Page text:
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Firstly, on a purely FX note, it’s been a big night for the CAD, with USD/CAD trading down to C$1.2679, although now resides at C$1.2735 (-1.5%) at the time of writing. AUD/CAD is down 0.9%, but naturally, it would be down more if it weren’t for the AUD looking relatively strong with AUD/USD hitting a high of $0.7686 and completely overlooking the 2.1% fall in spot iron ore and 1.8% drop in iron ore futures.
The Bank of Canada lifting rate by 25 basis points for the first time since 2010 was priced in, and while Governor Poloz struck a cautionary tone he has started what the market feels is the platform for a cycle of interest rate hikes over time, albeit slowly. Rallies in USD/CAD are to be sold it seems, although we may need to see US crude working into and above $50 here.
The USD itself has seen little in the way of moves on the session, but still trades with a heavy tone. Federal Reserve Chair Janet Yellen gave us very little new information, which to be fair shouldn’t surprise either and it's clear the Fed as a collective will be paying close attention to Fridays CPI print (due 10:30pm AEST). Recent speeches from Fed Governor Lael Brainard and Philadelphia Federal Reserve Bank President Patrick Harker (a voter and a known hawk) have given traders reason to reassess the outlook for a December rate hike, with fairly cautionary commentary this week and the probability of a hike in December has swung to a coin toss outcome. Yellen did mention that the Fed’s balance sheet could start to fall 'relatively soon', as its various assets mature and a specific level of proceeds are not reinvested. So anyone expecting this 'normalisation' to start in the very near-term has probably changed their call and September still seems most likely.
Lael Brainard’s comments (out on Tuesday) that the natural real Fed funds rate is close to zero seem highly important. With the Fed funds effective rate at 1.16% and core PCE at 1.4%, the real Fed funds rate sits at -24 bp. This suggests to me Brainard really only sees one more hike (presumably in December if data permits) before we get to levels where the key US interest rate suits economic activity. It does not bode well for those expecting US fixed income to sell off aggressively from here and the US 10-year treasury (by way of example) heading towards 3%.
In terms of identifying and mentioning lofty asset valuations, we certainly didn’t learn much from Janet Yellen here either, with the market keen to explore the notion from the June FOMC minutes that a few participants held a view that asset prices were 'overvalued'. Yellen mentioned that the Committee tries not to provide an opinion here. So moving on from Yellen, although we do get round two of her Congressional hearing tonight to the Senate, it’s probably also worth pointing out that the Fed’s Beige Book was fairly upbeat reporting activity expanded across all districts in June, with growth varying from slight to moderate.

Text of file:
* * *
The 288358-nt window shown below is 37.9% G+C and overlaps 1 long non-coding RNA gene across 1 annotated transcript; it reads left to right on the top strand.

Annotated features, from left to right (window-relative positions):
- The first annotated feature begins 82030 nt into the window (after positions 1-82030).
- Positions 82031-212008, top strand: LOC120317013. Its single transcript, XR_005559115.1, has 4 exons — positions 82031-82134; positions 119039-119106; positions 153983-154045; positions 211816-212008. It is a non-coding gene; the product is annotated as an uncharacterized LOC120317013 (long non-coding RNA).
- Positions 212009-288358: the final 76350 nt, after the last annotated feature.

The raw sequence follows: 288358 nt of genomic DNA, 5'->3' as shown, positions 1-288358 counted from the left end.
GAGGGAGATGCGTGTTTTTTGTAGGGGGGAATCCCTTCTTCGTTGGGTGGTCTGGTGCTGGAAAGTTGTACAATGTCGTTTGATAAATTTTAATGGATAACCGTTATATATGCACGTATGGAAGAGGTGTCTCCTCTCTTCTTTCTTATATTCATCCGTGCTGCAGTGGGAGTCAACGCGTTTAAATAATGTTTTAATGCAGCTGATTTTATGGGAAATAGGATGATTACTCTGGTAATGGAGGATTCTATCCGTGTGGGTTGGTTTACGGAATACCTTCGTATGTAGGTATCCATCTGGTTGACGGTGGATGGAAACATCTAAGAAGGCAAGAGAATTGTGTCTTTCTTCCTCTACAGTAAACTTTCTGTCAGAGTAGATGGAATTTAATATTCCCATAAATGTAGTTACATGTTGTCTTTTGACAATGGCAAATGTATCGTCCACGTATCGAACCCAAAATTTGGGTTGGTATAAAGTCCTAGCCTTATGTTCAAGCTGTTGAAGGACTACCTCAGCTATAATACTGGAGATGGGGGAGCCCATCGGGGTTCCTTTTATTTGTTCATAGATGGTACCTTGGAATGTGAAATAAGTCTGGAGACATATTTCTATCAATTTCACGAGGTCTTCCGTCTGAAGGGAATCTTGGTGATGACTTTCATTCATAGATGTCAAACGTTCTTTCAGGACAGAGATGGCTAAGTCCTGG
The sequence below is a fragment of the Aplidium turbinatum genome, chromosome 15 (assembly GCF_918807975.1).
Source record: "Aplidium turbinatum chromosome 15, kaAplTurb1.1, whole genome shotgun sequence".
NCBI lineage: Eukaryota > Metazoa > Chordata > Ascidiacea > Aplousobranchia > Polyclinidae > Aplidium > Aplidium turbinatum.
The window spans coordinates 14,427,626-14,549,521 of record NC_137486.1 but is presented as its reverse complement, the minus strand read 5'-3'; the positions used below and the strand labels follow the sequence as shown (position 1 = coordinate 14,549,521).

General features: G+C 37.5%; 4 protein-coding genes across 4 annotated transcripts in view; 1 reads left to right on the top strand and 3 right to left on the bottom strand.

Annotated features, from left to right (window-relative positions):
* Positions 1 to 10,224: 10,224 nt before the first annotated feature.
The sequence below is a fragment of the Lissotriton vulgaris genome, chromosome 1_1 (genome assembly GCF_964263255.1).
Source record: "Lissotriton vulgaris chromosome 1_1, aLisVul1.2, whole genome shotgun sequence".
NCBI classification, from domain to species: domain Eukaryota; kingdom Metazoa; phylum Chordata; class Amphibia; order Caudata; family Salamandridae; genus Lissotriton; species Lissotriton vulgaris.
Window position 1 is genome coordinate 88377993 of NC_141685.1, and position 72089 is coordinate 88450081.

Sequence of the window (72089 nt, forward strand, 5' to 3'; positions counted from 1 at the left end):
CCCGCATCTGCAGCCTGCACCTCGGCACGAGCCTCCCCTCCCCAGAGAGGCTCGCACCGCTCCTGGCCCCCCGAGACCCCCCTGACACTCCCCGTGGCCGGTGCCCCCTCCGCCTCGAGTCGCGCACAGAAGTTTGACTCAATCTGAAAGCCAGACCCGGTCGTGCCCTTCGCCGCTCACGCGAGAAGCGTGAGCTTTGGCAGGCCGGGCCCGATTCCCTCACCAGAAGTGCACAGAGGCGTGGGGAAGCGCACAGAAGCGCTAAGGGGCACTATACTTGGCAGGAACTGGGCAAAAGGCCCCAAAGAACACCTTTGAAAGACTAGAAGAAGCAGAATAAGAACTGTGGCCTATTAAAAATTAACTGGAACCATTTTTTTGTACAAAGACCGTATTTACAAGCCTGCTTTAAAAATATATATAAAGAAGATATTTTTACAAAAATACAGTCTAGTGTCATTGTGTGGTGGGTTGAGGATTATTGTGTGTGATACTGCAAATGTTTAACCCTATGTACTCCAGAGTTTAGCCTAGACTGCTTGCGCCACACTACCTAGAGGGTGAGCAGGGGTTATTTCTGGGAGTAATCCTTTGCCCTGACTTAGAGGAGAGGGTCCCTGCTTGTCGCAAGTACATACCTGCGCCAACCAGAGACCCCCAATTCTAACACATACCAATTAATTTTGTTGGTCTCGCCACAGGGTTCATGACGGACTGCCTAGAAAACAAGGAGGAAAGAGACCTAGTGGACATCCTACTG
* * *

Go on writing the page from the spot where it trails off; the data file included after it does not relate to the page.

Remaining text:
We still have a favourable backdrop for equity appreciation, with still-accommodative monetary policy settings, that despite the recent back-up in longer term yields, is still going to be accommodative for some time and the global economy continues to improve and perform fairly well. Of course, we can’t forget earnings too and the market is clearly telling us that they expect the consensus of 7% Q2 EPS growth for the S&P 500 corporations to perhaps be closer to 9-10%. Certainly, US equities have provided Asia with a platform to progress, with the S&P 500 closing up 0.8% and the NASDAQ up over 1%, so tech looks good here.
Our call for the open of the ASX 200 sits back just above 5700, with SPI futures putting on 27 points in the night session. Japan should open a touch higher, despite an unconvincing move from USD/JPY, with the pair looking for buyers to really step in at ¥113.00. The market that seeing the strongest upside momentum of late though is the Hang Seng, which is eyeing a stronger open as well and the way things are shaping up we could be seeing that index targeting the 2015 high of 28,000 in Q3.
By way of strength in the ASX 200 itself watch the banks today, with Goldman Sachs upgrading WBC to a ‘buy’ (they say macro-prudential impact is being too heavily discounted), while CBA has been cut to neutral. We shall see if this influences, but Goldman’s always seems to get a bit more airtime in its calls than other houses. So banks are key though for the market, as we saw yesterdays with financial taking out the large majority of points. Energy stocks should find buyers, with Brent and US crude moving higher, with a sizeable 7.6 million barrel draw in US crude inventories. Perhaps some disappointment has been seen with the Nigerian oil minister saying Nigeria has 'no time frame to enter the OPEC production cut agreement'.
Keep an eye on China’s trade data (no set time), which could be a catalyst for the AUD and commodity players, but we have seen a nice trend in real imports and exports of late and we have reason to feel this changes. We get China’s Q2 GDP next week, so this data point may impact this, but as it stands a Q2 (yoy) growth rate of 6.8% seems likely.